11. Manipulation of microstructure in laser additive manufacturing

    NASA Astrophysics Data System (ADS)

    Bai, Shuang; Yang, Lihmei; Liu, Jian

    2016-05-01

    In this paper, additive manufacturing (AM) of tungsten parts is investigated by using femtosecond fiber lasers. For the first time, manipulating microstructures of AM parts is systematically investigated and reported. Various processing conditions are studied, which leads to desired characteristics in terms of morphology, porosity, hardness, and microstructural and mechanical properties of the processed components. Fully dense tungsten part with refined grain and increased hardness was obtained for femtosecond laser, compared with parts made with different pulse widths and CW laser. Micro-hardness is investigated for the fabricated samples. This can greatly benefit to the make of complicated structures and materials that could not be achieved before.

  12. Molecular Genetic Manipulation of Vector Mosquitoes

    PubMed Central

    Terenius, Olle; Marinotti, Osvaldo; Sieglaff, Douglas; James, Anthony A.

    2008-01-01

    Genetic strategies for reducing populations of vector mosquitoes or replacing them with those that are not able to transmit pathogens benefit greatly from molecular tools that allow gene manipulation and transgenesis. Mosquito genome sequences and associated EST (Expressed Sequence Tags) databases enable large-scale investigations to provide new insights into evolutionary, biochemical, genetic, metabolic and physiological pathways. Additionally, comparative genomics reveals the bases for evolutionary mechanisms with particular focus on specific interactions between vectors and pathogens. We discuss how this information may be exploited for the optimization of transgenes that interfere with the propagation and development of pathogens in their mosquito hosts. PMID:18996342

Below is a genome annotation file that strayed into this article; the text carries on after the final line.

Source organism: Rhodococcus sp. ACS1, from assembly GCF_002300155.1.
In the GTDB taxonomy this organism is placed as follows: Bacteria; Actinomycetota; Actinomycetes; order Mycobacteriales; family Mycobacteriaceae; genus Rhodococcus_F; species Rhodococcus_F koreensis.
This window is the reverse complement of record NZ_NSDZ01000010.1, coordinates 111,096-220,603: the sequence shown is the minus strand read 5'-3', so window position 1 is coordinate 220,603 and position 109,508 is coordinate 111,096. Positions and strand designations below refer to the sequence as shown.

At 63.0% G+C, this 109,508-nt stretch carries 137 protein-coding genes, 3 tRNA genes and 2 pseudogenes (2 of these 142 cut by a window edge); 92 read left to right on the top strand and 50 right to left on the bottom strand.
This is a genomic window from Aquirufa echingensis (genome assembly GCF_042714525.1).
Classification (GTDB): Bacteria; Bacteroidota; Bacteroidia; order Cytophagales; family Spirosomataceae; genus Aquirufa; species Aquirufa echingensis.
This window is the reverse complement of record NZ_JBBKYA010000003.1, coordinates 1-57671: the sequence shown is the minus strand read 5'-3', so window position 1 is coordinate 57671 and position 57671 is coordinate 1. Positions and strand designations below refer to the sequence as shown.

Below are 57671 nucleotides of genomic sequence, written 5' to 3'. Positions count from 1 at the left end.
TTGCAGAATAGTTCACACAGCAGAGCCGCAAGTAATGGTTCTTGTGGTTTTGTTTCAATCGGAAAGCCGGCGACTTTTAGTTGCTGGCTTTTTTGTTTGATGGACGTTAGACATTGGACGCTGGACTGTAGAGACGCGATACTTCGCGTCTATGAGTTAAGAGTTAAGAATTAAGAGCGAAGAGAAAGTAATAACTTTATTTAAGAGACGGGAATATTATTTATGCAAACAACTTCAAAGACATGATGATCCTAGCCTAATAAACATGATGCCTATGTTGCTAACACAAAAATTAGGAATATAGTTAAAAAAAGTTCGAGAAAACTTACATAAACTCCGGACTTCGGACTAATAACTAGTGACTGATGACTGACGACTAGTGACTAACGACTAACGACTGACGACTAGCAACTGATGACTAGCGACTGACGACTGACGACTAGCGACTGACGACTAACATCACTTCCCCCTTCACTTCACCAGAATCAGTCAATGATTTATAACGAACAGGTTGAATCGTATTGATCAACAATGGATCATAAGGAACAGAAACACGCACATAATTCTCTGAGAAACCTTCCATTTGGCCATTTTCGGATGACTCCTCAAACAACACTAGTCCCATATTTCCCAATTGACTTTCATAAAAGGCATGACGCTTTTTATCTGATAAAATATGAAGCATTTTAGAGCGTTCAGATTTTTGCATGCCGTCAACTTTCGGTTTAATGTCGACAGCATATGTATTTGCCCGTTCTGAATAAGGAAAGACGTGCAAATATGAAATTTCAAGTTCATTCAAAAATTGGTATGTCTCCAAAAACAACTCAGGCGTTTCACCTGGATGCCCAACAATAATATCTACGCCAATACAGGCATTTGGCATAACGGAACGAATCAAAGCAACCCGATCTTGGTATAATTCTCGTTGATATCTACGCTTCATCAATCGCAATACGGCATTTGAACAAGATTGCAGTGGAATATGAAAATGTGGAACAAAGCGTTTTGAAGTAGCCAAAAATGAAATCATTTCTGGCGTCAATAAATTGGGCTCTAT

13. Master/slave manipulator system

    NASA Technical Reports Server (NTRS)

    Vykukal, H. C.; King, R. F.; Vallotton, W. C.

    1973-01-01

    System capabilities are equivalent to mobility, dexterity, and strength of human arm. Arrangement of torque motor, harmonic drive, and potentiometer combination allows all power and control leads to pass through center of slave with position-transducer arrangement of master, and "stovepipe joint" is incorporated for manipulator applications.

  14. DATACUBE: A datacube manipulation package

    NASA Astrophysics Data System (ADS)

    Allan, Alasdair; Currie, Malcolm J.

    2014-05-01

    DATACUBE is a command-line package for manipulating and visualizing data cubes. It was designed for integral field spectroscopy but has been extended to be a generic data cube tool, used in particular for sub-millimeter data cubes from the James Clerk Maxwell Telescope. It is part of the Starlink software collection (ascl:1110.012).

  15. Manipulating Genetic Material in Bacteria

    NASA Technical Reports Server (NTRS)

    1998-01-01

    Lisa Crawford, a graduate research assistant from the University of Toledo, works with Laurel Karr of Marshall Space Flight Center (MSFC) in the molecular biology laboratory. They are donducting genetic manipulation of bacteria and yeast for the production of large amount of desired protein. Photo credit: NASA/Marshall Space Flight Center (MSFC)

  16. Mapping and Manipulating Facial Expression

    ERIC Educational Resources Information Center

    Theobald, Barry-John; Matthews, Iain; Mangini, Michael; Spies, Jeffrey R.; Brick, Timothy R.; Cohn, Jeffrey F.; Boker, Steven M.

    2009-01-01